- The Pension Schemes Act 2021 (the PSA 2021) establishes the legal framework for collective defined contribution (CDC) schemes. More detail will be forthcoming in secondary legislation and regulatory guidance.
- CDC schemes are shared risk schemes in which risks are shared between all of the members of the scheme.
- CDC schemes do not carry additional risks for employers – employers’ liabilities under CDC schemes are limited to the contributions they make in respect of members (as in a traditional defined contribution (DC) scheme).
- The first CDC scheme is likely to be the one established by the Royal Mail. At this stage, it isn’t clear whether any other employers will follow. One key factor will be whether regulations are made that allow unassociated multi-employer mastertrusts to provide CDC schemes.
What are collective defined contribution schemes?
The PSA 2021 establishes the framework for a new kind of pension scheme – the collective defined contribution (CDC) scheme.
CDC schemes share the most important features of individual DC schemes – like DC schemes, the benefits of each member will depend on:
- how much money is in the member’s fund (which will depend on the amount of contributions made in respect of that member and the investment performance of the fund); and
- the expected cost of providing the pension benefit (which will depend on when the member takes a pension, life expectancies, etc.)
The key difference in a CDC scheme is that while a member of a DC scheme has to bear all the risks of providing the pension themselves – particularly around investment and longevity – in a CDC scheme these risks are pooled. The promise of CDC is that by sharing those risks, members would receive a substantially greater income in retirement than they would from a CDC scheme. This approach has received some support from modelling carried out by some of the UK’s actuarial consultancies.
Crucially, the risks are shared among the members but not with the employers. The liability of employers to contribute to a CDC scheme is therefore limited (broadly to the regular contributions they agree to make in respect of each employee). Employers participating in CDC schemes will, therefore, not have any unexpected deficits to manage in the future or have to deal with fluctuating pension costs.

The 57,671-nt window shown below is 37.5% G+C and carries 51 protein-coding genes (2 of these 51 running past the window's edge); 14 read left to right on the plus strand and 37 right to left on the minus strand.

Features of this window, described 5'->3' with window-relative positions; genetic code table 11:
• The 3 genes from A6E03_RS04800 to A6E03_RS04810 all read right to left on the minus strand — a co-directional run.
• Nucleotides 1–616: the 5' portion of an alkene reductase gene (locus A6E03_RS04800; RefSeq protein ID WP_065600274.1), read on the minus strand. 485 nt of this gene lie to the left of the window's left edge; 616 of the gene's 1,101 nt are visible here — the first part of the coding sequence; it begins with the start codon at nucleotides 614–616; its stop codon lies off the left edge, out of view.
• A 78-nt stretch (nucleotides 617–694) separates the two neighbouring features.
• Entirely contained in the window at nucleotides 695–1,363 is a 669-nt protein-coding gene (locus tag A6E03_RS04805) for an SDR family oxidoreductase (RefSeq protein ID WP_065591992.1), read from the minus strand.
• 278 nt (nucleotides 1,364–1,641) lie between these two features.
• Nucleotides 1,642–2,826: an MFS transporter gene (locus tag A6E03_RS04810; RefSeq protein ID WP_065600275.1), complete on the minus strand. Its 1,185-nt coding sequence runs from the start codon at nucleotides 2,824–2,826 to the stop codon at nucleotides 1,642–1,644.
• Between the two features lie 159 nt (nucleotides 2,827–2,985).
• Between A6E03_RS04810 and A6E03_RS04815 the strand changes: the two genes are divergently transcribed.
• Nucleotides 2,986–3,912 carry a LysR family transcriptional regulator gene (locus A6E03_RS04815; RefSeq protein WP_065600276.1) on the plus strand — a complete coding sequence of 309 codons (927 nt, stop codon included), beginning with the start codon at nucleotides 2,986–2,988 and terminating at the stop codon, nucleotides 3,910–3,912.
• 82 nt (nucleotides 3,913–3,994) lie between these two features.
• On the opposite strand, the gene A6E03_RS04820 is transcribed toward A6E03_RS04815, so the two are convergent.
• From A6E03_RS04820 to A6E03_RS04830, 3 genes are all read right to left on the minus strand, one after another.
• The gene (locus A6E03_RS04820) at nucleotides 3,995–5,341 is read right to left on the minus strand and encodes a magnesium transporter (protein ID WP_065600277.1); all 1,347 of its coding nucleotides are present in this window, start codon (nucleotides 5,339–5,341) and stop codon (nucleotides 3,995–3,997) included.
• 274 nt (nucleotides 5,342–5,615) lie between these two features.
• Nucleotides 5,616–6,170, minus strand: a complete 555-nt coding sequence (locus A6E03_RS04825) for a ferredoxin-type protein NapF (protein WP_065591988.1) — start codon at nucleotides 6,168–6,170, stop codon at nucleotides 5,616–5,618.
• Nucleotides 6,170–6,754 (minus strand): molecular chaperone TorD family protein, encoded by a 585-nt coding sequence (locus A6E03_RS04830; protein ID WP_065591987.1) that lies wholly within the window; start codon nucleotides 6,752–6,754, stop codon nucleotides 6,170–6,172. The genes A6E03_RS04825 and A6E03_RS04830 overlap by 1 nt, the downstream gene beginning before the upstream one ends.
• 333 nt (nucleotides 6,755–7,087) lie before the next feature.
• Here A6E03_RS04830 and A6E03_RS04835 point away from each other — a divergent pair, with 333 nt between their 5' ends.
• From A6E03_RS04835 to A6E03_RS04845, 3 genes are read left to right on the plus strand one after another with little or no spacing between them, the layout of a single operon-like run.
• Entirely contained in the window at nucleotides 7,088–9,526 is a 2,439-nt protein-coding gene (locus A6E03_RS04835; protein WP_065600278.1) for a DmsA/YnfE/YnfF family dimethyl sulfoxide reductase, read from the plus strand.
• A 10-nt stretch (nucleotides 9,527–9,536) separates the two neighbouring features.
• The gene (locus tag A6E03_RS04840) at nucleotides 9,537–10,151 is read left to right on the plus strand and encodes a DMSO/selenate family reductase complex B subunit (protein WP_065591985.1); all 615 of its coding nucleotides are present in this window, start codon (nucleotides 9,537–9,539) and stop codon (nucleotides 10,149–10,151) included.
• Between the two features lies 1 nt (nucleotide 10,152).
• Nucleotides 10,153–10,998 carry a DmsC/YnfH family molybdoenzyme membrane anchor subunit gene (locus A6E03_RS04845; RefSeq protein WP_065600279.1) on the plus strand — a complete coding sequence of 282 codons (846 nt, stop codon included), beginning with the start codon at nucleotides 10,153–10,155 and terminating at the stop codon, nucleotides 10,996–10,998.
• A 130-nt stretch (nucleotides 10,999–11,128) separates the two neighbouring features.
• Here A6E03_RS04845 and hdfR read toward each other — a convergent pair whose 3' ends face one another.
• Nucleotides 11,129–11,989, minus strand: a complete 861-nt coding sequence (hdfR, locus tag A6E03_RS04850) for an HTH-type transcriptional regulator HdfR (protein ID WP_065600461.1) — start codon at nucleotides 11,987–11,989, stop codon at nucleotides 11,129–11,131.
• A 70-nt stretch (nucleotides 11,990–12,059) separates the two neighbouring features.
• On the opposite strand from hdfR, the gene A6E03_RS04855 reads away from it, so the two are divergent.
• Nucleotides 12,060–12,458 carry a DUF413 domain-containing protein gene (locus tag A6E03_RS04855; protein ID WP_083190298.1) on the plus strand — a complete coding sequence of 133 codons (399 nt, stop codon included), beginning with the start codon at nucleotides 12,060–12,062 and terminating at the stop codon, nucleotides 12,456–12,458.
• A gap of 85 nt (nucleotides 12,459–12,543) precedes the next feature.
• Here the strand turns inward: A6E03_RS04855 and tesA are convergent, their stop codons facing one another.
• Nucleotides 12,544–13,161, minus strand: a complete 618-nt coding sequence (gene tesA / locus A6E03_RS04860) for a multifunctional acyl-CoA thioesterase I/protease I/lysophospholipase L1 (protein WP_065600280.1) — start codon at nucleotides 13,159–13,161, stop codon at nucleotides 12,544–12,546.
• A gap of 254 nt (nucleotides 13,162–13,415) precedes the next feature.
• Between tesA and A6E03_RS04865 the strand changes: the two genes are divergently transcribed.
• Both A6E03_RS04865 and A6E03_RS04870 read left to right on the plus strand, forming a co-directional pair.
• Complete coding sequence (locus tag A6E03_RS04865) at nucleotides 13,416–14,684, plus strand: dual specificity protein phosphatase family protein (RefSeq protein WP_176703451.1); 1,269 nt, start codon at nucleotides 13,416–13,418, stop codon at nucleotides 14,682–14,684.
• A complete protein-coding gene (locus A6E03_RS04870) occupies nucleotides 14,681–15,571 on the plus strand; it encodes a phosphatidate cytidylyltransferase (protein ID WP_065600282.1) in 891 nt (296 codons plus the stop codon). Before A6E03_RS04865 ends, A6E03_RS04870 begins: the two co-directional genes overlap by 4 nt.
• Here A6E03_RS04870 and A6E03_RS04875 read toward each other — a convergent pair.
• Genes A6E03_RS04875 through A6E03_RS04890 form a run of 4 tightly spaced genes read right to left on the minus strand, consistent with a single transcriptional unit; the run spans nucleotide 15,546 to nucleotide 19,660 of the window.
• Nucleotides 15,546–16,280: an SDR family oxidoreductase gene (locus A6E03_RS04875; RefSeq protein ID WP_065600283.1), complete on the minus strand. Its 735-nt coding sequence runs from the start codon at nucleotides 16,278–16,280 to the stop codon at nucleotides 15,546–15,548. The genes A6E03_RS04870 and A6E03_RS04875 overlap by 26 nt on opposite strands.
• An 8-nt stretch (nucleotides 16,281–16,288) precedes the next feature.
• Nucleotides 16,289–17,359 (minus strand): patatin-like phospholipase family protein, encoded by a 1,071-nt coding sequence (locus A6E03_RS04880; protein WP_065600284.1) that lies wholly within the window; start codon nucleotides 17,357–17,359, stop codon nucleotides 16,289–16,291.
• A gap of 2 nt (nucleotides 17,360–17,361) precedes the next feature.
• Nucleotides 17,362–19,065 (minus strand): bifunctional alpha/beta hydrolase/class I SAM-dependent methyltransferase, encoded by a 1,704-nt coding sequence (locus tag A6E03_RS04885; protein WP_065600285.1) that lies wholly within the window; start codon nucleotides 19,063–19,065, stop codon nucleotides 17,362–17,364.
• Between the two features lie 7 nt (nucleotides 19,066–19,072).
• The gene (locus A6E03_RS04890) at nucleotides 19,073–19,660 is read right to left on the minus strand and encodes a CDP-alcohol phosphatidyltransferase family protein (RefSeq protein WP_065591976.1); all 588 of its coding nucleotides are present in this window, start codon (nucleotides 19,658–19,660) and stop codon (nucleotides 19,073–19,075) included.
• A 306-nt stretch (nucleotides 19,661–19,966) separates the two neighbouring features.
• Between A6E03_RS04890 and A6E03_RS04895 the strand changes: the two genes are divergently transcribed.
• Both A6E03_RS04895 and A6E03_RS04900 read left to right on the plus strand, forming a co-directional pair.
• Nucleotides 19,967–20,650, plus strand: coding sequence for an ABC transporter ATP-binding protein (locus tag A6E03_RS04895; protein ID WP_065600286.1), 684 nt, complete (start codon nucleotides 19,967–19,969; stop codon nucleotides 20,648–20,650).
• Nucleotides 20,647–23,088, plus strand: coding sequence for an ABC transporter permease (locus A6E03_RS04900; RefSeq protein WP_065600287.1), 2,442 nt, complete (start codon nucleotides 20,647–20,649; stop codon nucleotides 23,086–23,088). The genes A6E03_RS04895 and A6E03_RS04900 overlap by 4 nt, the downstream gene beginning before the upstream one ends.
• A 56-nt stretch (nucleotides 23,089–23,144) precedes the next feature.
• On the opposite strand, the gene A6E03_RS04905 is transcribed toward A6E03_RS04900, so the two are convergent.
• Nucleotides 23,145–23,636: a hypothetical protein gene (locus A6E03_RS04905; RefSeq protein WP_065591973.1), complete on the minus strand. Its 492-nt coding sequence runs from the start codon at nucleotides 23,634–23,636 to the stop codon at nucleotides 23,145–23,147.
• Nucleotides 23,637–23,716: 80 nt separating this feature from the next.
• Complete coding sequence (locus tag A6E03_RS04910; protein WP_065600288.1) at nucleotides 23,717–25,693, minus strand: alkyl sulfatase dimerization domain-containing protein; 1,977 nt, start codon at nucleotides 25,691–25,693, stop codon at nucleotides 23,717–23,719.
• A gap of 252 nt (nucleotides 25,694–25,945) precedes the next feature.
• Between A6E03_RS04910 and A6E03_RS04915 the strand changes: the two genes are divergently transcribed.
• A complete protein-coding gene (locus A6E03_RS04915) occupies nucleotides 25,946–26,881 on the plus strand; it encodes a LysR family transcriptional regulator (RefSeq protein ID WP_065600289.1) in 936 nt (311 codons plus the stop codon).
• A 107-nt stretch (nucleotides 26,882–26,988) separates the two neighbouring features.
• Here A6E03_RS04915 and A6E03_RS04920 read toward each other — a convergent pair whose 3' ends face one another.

The drive to get CDC legislation into the PSA 2021 came from Royal Mail and its employees (through their union, the CWU): establishing a CDC scheme was the solution to an industrial dispute between them. Both Royal Mail and the CWU have been keen to establish the agreed scheme. We can therefore expect at least one CDC scheme to be up and running in around a year.
Although the PSA 2021 establishes the framework for CDC schemes, a lot of detail still needs to be filled in through secondary legislation. One aspect that will be closely watched is whether regulations will permit unassociated multi-employer mastertrusts to provide CDC schemes.
What does this mean for trustees?
For trustees of existing schemes, CDC schemes will not have a major immediate impact – the legislation is specific to the new separate CDC schemes.
In the longer term though, trustees of schemes with members still accruing DB benefits may find employers looking at CDC as an alternative provision. And for trustees of DC schemes, if CDC schemes deliver on their promise, the pensions they deliver will be highly relevant to what good outcomes look like.
What does this mean for employers?
Employers with open DB schemes may want to consider whether a CDC scheme would be an attractive alternative (and whether all employees could be offered membership). There is likely to be less interest from employers who currently only offer DC benefits but, again, if CDC schemes are successful they may form part of what a good benefits package looks like.
At present, the PSA 2021 only allows a single employer or a connected group of employers to participate in a particular CDC scheme. This means that, initially at least, there is likely to be a minimum size of employer for whom setting up a CDC scheme will be feasible. Going forward, the success of CDC may well depend on whether smaller employers are able to participate in CDC schemes provided by mastertrusts and other pension providers.